It’s finally here, the day the Toronto Islands reopen.
After a summer of torrential downpours and major flooding, the city’s favourite local getaway is opening to the public today.
And as Mayor John Tory makes his way to the Island on the first ferry out this morning, the City of Toronto has some pointers for visitors planning to make the trip this summer.
All aboard the first ferry to Centre Island! Met tourists visiting Toronto from Northern Ireland. pic.twitter.com/R8BJBehbwx
— John Tory (@JohnTory) July 31, 2017
Besides the ferries running on schedule, all the summer camps and City programs are back on.
According to the City, the peak period for lineups at the terminal is between 10 am to 2 pm. Arrive outside of those hours to avoid big crowds.
While some portions of the beaches will be in reduced state, all Island beaches are now open. Lifeguards will be on duty from 11:30 am to 6 pm, and a reminder than a portion of Hanlan’s Point is clothing optional.
The City says that some areas of Toronto Island Park, such as Olympic Island, are still experiencing flooding impacts and remain closed. Signs clearly indicate areas that are closed and members of the public are cautioned to avoid restricted areas for their own safety.
All businesses are resuming normal operations, including Centreville Theme Park. There’s also the Franklin Children’s Garden, William Meany Maze, canoe, kayak and pedal boat rentals from The Boat House, wading pools, splash pads, fishing, bicycle rentals and more. The park also features restaurants, cafés and tons of picnic spots. So many options!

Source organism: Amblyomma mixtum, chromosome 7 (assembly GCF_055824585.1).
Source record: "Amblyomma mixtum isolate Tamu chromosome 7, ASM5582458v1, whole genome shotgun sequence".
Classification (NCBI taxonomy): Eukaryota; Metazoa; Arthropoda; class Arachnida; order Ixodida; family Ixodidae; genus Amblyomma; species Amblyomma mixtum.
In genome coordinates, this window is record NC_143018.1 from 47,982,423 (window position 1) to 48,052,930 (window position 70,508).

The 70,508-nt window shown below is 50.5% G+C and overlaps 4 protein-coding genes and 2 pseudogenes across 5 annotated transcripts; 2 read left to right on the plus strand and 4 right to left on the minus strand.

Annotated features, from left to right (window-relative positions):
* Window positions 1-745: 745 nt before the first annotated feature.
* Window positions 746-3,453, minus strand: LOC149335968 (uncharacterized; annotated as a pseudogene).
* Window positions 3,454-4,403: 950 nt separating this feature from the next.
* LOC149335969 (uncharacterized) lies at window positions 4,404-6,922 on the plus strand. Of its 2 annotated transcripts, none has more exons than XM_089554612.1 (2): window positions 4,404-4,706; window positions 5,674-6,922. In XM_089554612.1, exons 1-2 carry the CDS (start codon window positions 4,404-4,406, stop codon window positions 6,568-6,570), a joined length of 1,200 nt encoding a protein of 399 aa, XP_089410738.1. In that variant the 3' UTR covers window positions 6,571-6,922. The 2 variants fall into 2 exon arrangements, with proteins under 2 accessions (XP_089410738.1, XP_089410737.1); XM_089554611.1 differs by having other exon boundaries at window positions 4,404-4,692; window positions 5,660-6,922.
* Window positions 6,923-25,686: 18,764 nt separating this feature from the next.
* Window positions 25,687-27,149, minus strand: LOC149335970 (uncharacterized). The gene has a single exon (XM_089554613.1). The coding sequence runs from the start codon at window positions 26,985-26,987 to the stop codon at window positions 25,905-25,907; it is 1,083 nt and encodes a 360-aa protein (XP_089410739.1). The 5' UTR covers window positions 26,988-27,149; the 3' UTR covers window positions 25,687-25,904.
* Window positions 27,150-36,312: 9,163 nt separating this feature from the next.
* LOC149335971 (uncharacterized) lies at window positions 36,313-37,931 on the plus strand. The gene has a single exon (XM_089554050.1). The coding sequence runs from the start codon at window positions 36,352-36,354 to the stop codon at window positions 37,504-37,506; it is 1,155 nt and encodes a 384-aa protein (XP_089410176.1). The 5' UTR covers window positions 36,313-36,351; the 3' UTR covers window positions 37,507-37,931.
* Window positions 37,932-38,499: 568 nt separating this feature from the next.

With over 1.46 million visitors to the park last year, there is no doubt many have been anxiously awaiting the reopening of the island. Warm weekends typically see over 20,000 people a day, so plan accordingly.
As the City had to cancel all events on the Island earlier this summer, events will begin to resume slowly. Permits are reviewed case-by-case, and if an event couldn’t be rescheduled or relocated, the City will be issuing refunds.
Here’s an interesting fact. According to the City, the cluster of seven islands referred to as Toronto Island Park were not always islands. “They were originally a series of continuously moving sandbars and eroded stone from the Scarborough Bluffs that were carried westward by Lake Ontario currents,” states the City.
“By the early 1800s, the longest of these bars extended nearly nine kilometres southwest from Woodbine Avenue, through Ashbridge’s Bay and the marshes of the lower Don River, forming a natural harbour between the lake and the mainland. The largest of these formations was connected to the city’s mainland until 1858 when a storm completely separated the peninsula from the mainland and the gap was not repaired.”
Be safe out there. Use sunscreen, and bug repellent since West Nile Virus was found on the Island this year.
And finally, to help you get around, check out the City’s illustrated map before your next visit.